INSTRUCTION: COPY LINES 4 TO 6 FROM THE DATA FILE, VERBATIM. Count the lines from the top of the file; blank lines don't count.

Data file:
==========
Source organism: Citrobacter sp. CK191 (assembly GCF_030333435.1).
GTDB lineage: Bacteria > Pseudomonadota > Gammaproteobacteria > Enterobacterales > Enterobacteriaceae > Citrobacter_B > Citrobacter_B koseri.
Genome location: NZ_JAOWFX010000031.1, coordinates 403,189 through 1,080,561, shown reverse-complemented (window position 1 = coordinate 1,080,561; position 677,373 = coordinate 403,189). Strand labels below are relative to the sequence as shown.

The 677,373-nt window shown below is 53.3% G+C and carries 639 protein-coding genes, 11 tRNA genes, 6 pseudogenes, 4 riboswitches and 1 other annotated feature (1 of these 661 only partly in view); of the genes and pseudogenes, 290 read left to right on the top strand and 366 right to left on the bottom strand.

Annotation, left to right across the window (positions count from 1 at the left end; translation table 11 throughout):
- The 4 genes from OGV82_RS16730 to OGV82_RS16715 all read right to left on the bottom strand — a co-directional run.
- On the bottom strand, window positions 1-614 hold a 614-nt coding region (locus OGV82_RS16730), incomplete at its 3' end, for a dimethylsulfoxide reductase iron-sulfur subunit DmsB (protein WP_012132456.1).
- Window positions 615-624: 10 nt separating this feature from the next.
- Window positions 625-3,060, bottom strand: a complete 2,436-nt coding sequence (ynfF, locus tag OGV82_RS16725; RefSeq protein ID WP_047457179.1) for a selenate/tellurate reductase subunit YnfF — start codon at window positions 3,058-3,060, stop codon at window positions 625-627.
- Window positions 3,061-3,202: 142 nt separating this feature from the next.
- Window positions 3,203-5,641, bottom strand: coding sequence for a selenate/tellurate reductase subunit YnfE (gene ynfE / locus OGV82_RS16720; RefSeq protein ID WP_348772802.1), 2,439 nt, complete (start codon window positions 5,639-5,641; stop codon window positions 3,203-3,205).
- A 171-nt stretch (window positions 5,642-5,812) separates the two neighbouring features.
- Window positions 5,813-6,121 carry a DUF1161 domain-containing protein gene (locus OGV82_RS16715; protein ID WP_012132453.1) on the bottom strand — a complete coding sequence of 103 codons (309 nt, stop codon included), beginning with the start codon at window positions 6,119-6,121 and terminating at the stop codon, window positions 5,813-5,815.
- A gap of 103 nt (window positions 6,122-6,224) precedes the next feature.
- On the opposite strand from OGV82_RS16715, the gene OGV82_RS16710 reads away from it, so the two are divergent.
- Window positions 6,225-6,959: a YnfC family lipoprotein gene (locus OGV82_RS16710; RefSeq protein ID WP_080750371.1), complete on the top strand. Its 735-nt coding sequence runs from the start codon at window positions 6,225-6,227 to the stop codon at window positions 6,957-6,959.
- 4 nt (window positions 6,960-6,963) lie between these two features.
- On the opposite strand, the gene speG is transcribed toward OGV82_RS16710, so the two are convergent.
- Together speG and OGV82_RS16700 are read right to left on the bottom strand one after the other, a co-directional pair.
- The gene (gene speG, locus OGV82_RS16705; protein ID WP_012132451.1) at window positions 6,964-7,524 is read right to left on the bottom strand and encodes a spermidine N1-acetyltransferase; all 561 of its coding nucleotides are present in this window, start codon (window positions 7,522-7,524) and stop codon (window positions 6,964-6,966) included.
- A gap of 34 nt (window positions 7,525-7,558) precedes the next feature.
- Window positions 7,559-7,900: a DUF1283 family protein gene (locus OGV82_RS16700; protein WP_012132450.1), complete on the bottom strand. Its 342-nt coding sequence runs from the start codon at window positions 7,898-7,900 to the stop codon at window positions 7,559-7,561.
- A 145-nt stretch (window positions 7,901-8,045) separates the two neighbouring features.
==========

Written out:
The 677,373-nt window shown below is 53.3% G+C and carries 639 protein-coding genes, 11 tRNA genes, 6 pseudogenes, 4 riboswitches and 1 other annotated feature (1 of these 661 only partly in view); of the genes and pseudogenes, 290 read left to right on the top strand and 366 right to left on the bottom strand.

Annotation, left to right across the window (positions count from 1 at the left end; translation table 11 throughout):
- The 4 genes from OGV82_RS16730 to OGV82_RS16715 all read right to left on the bottom strand — a co-directional run.